I was able to close her eyes myself, and it was a great gratification to me to render her those last services. There was nothing convulsed which gave the idea of pain in her look; on the contrary, but for the continual motion of the head she gave one the idea of a beautiful statue, and even now, in her coffin, there is such a sweet, serene air over her countenance as is quite pleasant to contemplate.
This day, my dearest Fanny, you have had the melancholy intelligence, and I know you suffer severely, but I likewise know that you will apply to the fountain-head for consolation, and that our merciful God is never deaf to such prayers as you will offer.
The last sad ceremony is to take place on Thursday morning ; her dear remains are to be deposited in the cathedral. It is a satisfaction to me to think that they are to lie in a building she admired so- much; her precious soul, I presume to hope, reposes in a far superior mansion. May mine one day be re-united to it!
Your dear papa, your Uncle Henry, and Frank and Edwd. Austen, instead of his father, will attend. I hope they will none of them suffer lastingly from their pious exertions. The ceremony must be over before ten o’clock, as the cathedral service begins at that hour, so that we shall be at home early in the day, for there will be nothing to keep us here afterwards.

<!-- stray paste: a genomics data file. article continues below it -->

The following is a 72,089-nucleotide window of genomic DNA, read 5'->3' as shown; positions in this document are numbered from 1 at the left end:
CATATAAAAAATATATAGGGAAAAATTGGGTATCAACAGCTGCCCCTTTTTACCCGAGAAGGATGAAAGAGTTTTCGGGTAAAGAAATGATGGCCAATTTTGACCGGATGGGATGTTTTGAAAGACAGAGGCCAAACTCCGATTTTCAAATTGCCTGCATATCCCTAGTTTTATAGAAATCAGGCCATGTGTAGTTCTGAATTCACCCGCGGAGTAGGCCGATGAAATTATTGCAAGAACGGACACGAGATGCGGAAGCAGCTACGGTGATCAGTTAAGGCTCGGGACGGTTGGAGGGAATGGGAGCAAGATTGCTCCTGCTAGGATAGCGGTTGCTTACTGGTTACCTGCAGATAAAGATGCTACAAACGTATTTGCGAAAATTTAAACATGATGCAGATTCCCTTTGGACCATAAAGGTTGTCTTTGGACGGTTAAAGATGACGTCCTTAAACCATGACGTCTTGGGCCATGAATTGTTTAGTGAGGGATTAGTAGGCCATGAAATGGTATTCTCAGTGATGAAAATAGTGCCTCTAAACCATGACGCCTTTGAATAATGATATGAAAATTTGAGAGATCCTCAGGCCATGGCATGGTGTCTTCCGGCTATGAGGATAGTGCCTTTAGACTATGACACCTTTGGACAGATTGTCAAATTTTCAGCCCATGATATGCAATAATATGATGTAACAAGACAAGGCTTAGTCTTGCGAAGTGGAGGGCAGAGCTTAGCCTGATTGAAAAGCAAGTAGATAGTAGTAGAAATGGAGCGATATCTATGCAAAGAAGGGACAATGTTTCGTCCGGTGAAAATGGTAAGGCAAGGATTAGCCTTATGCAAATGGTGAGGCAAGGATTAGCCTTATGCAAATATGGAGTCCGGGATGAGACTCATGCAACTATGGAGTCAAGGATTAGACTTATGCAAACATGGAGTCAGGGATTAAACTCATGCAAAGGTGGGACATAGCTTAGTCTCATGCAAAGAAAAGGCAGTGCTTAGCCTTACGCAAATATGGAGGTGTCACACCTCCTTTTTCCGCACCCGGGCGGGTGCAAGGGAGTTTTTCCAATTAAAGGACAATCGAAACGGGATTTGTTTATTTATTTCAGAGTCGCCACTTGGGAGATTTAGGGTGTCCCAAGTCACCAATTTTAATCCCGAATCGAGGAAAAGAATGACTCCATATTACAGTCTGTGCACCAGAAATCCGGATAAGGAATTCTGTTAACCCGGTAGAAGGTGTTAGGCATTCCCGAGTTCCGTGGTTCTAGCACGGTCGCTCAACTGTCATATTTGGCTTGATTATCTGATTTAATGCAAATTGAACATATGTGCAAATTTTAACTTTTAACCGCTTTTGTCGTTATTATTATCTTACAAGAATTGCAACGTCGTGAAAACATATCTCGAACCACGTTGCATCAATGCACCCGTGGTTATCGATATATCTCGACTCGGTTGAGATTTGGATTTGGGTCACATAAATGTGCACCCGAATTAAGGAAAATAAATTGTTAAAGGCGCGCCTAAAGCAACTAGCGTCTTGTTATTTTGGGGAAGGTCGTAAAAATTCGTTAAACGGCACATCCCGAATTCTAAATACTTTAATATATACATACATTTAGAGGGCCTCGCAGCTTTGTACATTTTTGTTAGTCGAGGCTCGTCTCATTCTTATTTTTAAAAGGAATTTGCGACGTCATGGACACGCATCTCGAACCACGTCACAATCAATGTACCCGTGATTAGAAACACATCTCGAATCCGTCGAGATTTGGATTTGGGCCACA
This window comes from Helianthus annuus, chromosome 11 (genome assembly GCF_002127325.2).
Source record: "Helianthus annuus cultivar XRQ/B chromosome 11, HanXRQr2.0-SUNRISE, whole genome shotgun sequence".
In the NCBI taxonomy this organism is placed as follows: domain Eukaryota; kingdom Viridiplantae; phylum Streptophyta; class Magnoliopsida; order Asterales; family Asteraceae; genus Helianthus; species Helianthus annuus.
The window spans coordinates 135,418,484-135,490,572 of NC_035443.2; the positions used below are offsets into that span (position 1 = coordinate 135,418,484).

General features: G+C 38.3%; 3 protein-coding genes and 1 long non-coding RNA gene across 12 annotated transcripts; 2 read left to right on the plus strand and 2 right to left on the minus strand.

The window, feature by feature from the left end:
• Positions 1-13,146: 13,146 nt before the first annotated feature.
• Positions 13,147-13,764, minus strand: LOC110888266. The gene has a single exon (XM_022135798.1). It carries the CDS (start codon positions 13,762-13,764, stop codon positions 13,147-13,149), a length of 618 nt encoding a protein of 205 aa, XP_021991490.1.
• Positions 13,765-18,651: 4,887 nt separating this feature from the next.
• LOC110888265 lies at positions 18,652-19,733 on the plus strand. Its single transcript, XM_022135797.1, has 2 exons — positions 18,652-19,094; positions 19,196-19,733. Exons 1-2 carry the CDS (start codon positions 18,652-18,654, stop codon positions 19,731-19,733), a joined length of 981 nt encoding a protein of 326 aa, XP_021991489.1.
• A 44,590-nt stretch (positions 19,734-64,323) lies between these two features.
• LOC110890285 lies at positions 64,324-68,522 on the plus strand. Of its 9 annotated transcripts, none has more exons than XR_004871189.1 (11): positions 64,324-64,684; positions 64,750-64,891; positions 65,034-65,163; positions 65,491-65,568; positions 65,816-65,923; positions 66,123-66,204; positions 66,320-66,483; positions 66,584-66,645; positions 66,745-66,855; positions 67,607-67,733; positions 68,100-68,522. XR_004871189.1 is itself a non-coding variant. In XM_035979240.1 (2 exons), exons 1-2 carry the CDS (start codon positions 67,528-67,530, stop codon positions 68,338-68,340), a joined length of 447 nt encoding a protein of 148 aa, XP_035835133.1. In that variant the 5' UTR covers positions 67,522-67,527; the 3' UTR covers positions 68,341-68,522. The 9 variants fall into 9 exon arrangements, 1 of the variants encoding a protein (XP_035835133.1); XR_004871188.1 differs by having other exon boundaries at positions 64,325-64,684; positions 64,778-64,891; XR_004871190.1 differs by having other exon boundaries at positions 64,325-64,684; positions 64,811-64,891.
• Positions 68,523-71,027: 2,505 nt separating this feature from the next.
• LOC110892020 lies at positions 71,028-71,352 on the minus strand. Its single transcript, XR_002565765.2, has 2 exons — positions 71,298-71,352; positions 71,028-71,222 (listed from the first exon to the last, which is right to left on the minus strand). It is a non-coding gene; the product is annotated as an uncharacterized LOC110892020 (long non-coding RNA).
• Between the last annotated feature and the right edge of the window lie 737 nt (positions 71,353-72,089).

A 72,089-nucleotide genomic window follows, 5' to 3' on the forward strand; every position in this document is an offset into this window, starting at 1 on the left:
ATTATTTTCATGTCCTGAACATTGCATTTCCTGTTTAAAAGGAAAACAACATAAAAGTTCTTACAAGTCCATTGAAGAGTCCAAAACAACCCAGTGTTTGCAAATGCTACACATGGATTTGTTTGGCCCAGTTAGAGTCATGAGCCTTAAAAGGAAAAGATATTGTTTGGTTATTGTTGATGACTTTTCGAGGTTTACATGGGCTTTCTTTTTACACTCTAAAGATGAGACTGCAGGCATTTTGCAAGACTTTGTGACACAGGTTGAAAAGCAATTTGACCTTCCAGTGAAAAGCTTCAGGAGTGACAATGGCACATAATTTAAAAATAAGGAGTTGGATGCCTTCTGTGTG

Your Uncle James came to us yesterday, and is gone home to-day. Uncle H. goes to Chawton tomorrow morning ; he has given every necessary direction here, and I think his company there will do good. He returns to us again on Tuesday evening.
I did not think to have written a long letter when I began, but I have found the employment draw me on, and I hope I shall have been giving you more pleasure than pain. Remember me kindly to Mrs. J. Bridges (I am so glad she is with you now), and give my best love to Lizzie and all the others.
I am, my dearest Fanny,
Most affectionately yours,
Cass. Eliz. Austen.
I have said nothing about those at Chawton, because I am sure you hear from your papa.
We’ve discussed this a bit on social media, but felt the occasion
presented an opportunity for some snark would make a good blog post.